The Secular Humanist Concept of Moral Education
Secular humanists desire to teach morality in the classroom. Concerning moral education, A Secular Humanist Declaration states
We believe that moral development should be cultivated in children and young adults. We don not believe that any particular sect can claim important values as their exclusive property; hence it is the duty of public education to deal with these values. Accordingly, we support moral education int eh schools that is designed to develop an appreciation for moral virtues, intelligence, and the building of character. We wish to encourage wherever possible the growth of moral awareness and the capacity for free choices and an understanding of the consequences thereof. We do not think it is moral to baptize infants, to confirm adolescents, or to impose a religious creed on young people before they are able to consent. Although children should learn about the history of religious moral practices, these young minds should not be indoctrinated in a faith before they are mature enough to evaluate the merits for themselves. It should be noted that secular humanism is not so much a specific morality as it is a method for the explanation and discovery of rational moral principles. (Paul Kurtz, A Secular Humanist Declaration (Buffalo, NY: Prometheus Books, 1980, 16-17).
A journal article on Secular Humanism in school says, “Contemporary language arts, social studies and health education often stress the use of human reasoning in the study of values. Students are encouraged to create, clarify and support their own values.” (Rodney B. Farmer, “Secular Humanism: The Newest Controversy in Education,” College Student Journal: 160).
Paul Kurtz wrote
Ethical education should be taught in the public schools as well; but often this kind of education is threatened by sectarian religionists, particularly in pluralistic societies where what is to be taught is open to incessant controversy Conservatives maintain that we should teach our children reading, writing, and arithmetic. But why not the moral decencies as well? Surely, no matter what our religion affiliations, we share a common core of moral principles . . . Some parents fear autonomy of choice or independent thinking in their children. They wish their children to follow their guidelines and not stray from the faith of their fathers. They fear that their children may reject their views on sexual morality, abortion, or euthanasia. . . . The humanist replies that children have a right to know and a right to develop their own conceptions of a good life, even if their parents might disagree. (Kurtz, Eupraxophy, 141).
Tonight, we wish to explore these statements in the life of Scripture.
Can Any Group Claim Values as Their Exclusive Property?
No, no group or individual can claim values as belonging to them and none other. Truth belongs to God, not man. “Guide me in your truth and teach me, for you are God my Savior, and my hope is in you all day long” (Ps 25:5). The psalmist referred to God as the God of truth: “Redeem me, O LORD, the God of truth” (Ps 31:5). “Your righteousness is everlasting and your law is true” (Ps 119:142).
Because truth comes from God, we should not be surprised to find that God’s Son possesses great truth. “The Word became flesh and made his dwelling among us. We have seen his glory, the glory of the One and Only, who came from the Father full of grace and truth” (Jn 1:14). Jesus told Thomas, “I am the way and the truth and the life” (Jn 14:6). Paul told the Ephesians, “Surely you heard of him and were taught in him in accordance with the truth that is in Jesus” (Eph 4:21).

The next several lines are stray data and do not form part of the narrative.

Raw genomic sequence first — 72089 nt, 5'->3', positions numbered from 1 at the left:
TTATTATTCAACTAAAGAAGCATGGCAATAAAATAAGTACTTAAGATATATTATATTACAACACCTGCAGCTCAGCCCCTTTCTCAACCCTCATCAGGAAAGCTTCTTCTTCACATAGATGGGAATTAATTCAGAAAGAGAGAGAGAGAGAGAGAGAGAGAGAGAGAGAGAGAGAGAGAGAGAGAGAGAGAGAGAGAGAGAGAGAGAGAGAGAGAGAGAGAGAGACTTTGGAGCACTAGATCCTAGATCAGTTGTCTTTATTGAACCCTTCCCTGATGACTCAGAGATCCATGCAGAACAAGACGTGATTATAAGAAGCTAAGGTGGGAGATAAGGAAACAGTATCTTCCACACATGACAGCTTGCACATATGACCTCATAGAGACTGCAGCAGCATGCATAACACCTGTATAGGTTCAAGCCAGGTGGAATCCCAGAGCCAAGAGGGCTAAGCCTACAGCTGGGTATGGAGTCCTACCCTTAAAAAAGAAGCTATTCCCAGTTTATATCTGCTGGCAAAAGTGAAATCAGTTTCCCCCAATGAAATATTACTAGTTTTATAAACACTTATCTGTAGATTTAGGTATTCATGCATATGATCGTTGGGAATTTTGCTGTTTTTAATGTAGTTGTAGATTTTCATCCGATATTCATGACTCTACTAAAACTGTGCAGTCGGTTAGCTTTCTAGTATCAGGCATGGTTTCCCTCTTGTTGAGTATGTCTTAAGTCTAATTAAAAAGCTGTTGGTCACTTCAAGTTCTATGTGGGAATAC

In reality, the secular humanists are quite correct in saying that no group can claim values as their exclusive property, for truth does not belong to man, but to God.
God, however, has placed that truth into men’s hands. Speaking about his apostleship, Paul wrote, ‘We have renounced secret and shameful ways; we do not use deception, nor do we distort the word of God. On the contrary, by setting forth the truth plainly we commend ourselves to every man’s conscience in the light of God” (2 Cor 4:2). “Speaking the truth in love, we will in all things grow up into him who is the head, that is, Christ” (Eph 4:15)—Notice that we’re to be speaking the truth.
We have an obligation to speak the truth of God. We have been commanded to share the faith with others. “Go and make disciples of all nations, baptizing them in the name of the Father and of the Son and of the Holy Spirit, and teaching them to obey everything I have commanded you” (Matt 28:18-19)—Notice that part of the role of making disciples is teaching them to obey the commandment of Jesus, who described himself as the truth. Jesus told the apostles, “You will be my witnesses in Jerusalem, and in all Judea and Samaria, and to the ends of the earth” (Acts 1:8). Jesus intended the apostles to be eyewitnesses and to offer personal testimony of what he taught and did. While we cannot be witnesses in the same sense as the apostles, we can proclaim the truthfulness of the apostles’ testimony.
Some may not like the proclamation of the truth; we’re told that will be the case. “The time will come when men will not put up with sound doctrine. Instead, to suit their own desires, they will gather around them a great number of teachers to say that their itching ears want to hear. They will turn their ears away from the truth and turn aside to myths” (2 Tim 4:3-4). The old cliché is: “The truth hurts.” Think about how much biblical truth hurts those who subscribe to Secular Humanism. Biblical truth says that individuals are free to believe whatever they choose, but that not everything we choose to believe is true. Biblical truth says ethics are based upon God’s standard, not critical intelligence.
Saints of old spoke truth in spite of opposition. When the Sanhedrin told Peter and John not to proclaim in the name of Jesus, the apostles replied, “Judge for yourselves whether it is right in God’s sight to obey you rather than God. For we cannot help speaking about what we have seen and heard” (Acts 4:19-20). The Apostle John was exiled on Patmos for his testimony to the truth: “I, John, your brother and companion in the suffering and kingdom and patient endurance that are ours in Jesus, was on the island of Patmos because of the word of God and the testimony of Jesus” (Rev 1:9). Let us be those who are willing to speak truth as revealed by God, whether that truth is popular or unpopular!